The same judge in 2006 seized control of the prison health care system, putting it under the management of a federal receiver. A second judge in the case has blamed crowding for contributing to poor care for mentally ill inmates, leading some to kill themselves.
At the time, then-Gov. Arnold Schwarzenegger declared a public safety emergency because of the crowding. He then began shipping inmates to private prisons in Arizona, Mississippi and Oklahoma. More than 10,000 California inmates are now housed in private prisons out of state.
"They've made a lot of plans already," said Michael Bien, one of the attorneys who sought the ruling on behalf of mentally and physically ill inmates who suffered in severely crowded conditions. "We're sure it can be done safely and appropriately.
"What's more, it will save a lot of money," he said.
The ruling comes amid efforts in many states, accelerated by budget gaps, to send fewer people to prison in the first place. Proposals vary by state, but include ways to reduce sentences for lower-level offenders, direct some offenders to alternative sentencing programs and give judges more discretion in sentencing.
"There's a growing consensus that there are better ways to run criminal justice systems," said Michael Mushlin, an expert on prisoners' rights at Pace Law School in White Plains, N.Y.
In recent years, California legislators and Schwarzenegger tried to find ways to reduce prison time for those less likely to commit new crimes. Schwarzenegger signed legislation that increased early release credits and made it more difficult to send ex-convicts back to prison for parole violations. He signed another law that rewards county probation departments for keeping criminals out of state prisons.
One result of those changes is that the state has been able to do away with nearly two-thirds of its makeshift beds, although more than 7,000 inmates remain in temporary housing.
Gov. Jerry Brown sought and signed a bill this year that would reduce the prison population by about 40,000 inmates by transferring jurisdiction for many low-level offenders to counties. The law is stalled until the lawmakers or voters authorize money to pay for the transfer. Much of the money is intended to help counties handle the responsibility of housing convicts.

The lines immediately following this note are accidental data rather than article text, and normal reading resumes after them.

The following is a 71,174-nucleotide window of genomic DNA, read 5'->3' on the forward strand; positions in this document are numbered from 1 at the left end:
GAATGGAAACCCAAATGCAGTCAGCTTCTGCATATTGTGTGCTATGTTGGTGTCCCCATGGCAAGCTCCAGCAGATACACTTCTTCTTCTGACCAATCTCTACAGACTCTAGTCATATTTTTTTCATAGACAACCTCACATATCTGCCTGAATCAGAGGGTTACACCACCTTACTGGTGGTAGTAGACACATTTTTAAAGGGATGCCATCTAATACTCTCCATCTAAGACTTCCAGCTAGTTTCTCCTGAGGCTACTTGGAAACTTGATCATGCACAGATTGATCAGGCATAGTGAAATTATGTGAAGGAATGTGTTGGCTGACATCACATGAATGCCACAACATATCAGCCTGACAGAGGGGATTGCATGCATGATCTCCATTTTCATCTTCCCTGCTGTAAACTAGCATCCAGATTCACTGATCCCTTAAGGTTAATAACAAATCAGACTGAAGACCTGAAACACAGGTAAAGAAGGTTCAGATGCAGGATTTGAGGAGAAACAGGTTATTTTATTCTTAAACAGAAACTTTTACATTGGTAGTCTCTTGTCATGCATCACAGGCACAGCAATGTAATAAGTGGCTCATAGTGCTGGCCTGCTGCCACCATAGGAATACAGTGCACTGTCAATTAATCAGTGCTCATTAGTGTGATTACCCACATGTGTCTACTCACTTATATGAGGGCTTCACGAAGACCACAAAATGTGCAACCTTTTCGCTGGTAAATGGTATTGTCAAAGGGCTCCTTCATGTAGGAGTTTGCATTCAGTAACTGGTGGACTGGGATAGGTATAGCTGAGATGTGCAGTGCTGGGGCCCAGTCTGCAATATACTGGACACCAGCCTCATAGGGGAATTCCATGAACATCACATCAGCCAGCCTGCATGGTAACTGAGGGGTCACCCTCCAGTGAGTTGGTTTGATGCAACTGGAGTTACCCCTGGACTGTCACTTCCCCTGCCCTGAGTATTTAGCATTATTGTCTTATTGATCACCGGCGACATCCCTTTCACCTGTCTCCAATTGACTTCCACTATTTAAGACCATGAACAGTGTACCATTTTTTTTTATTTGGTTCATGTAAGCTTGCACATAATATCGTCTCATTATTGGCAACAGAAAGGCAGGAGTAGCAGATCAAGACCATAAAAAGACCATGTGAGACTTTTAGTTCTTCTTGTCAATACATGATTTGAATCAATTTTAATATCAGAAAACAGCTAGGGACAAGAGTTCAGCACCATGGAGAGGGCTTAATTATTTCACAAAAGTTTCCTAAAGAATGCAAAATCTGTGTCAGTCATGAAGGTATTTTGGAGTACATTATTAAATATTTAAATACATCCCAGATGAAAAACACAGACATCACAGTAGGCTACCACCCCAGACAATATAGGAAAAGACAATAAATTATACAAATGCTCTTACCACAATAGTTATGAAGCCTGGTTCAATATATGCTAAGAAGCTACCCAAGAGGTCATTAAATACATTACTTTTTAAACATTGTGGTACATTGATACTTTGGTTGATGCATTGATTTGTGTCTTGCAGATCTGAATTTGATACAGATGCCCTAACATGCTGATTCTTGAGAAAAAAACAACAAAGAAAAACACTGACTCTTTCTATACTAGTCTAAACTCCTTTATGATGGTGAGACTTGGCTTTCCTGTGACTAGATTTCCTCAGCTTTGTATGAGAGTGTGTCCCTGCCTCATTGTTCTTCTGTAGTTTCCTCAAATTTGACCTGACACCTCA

"As we work to carry out the Court's ruling, I will take all steps necessary to protect public safety," he said in a prepared statement.
Several organizations, from the state prison guards union to the California State Association of Counties, backed Brown's realignment plan – and the elusive funding – as the most practical way to comply with the court's mandate.
"If we don't do it smart, we could have all those people come back for additional crimes," said Chuck Alexander, executive vice president of the California Correctional Peace Officers Association.
Dissenters on the Supreme Court fear the worst, both in terms of public safety and what they described as a lower bar set for court intervention in how state's run their prison systems.
Justice Samuel Alito, in a dissent along with Chief Justice John Roberts, said he feared that the decision, "like prior prisoner release orders, will lead to a grim roster of victims. I hope that I am wrong. In a few years, we will see."
Aside from reducing the inmate population, the court said the state must continue to improve medical treatment in prison. Cate, the corrections secretary, and J. Clark Kelso, the federal receiver who now controls prison medical care, noted that construction of a new centralized medical facility south of the state capital is already under way.
The California dispute is the first high court case that reviewed a prisoner release order under a 1996 federal law that made it much harder for inmates to challenge prison conditions. The law was enacted after Republicans led by Newt Gingrich regained control of Congress and tried to rein in judicial interference in states' affairs, said Frank Zimring, a University of California, Berkeley law professor.
"This is also sort of an object lesson in be careful what you wish for," he said.
Associated Press writer Mark Sherman in Washington, D.C., contributed to this report.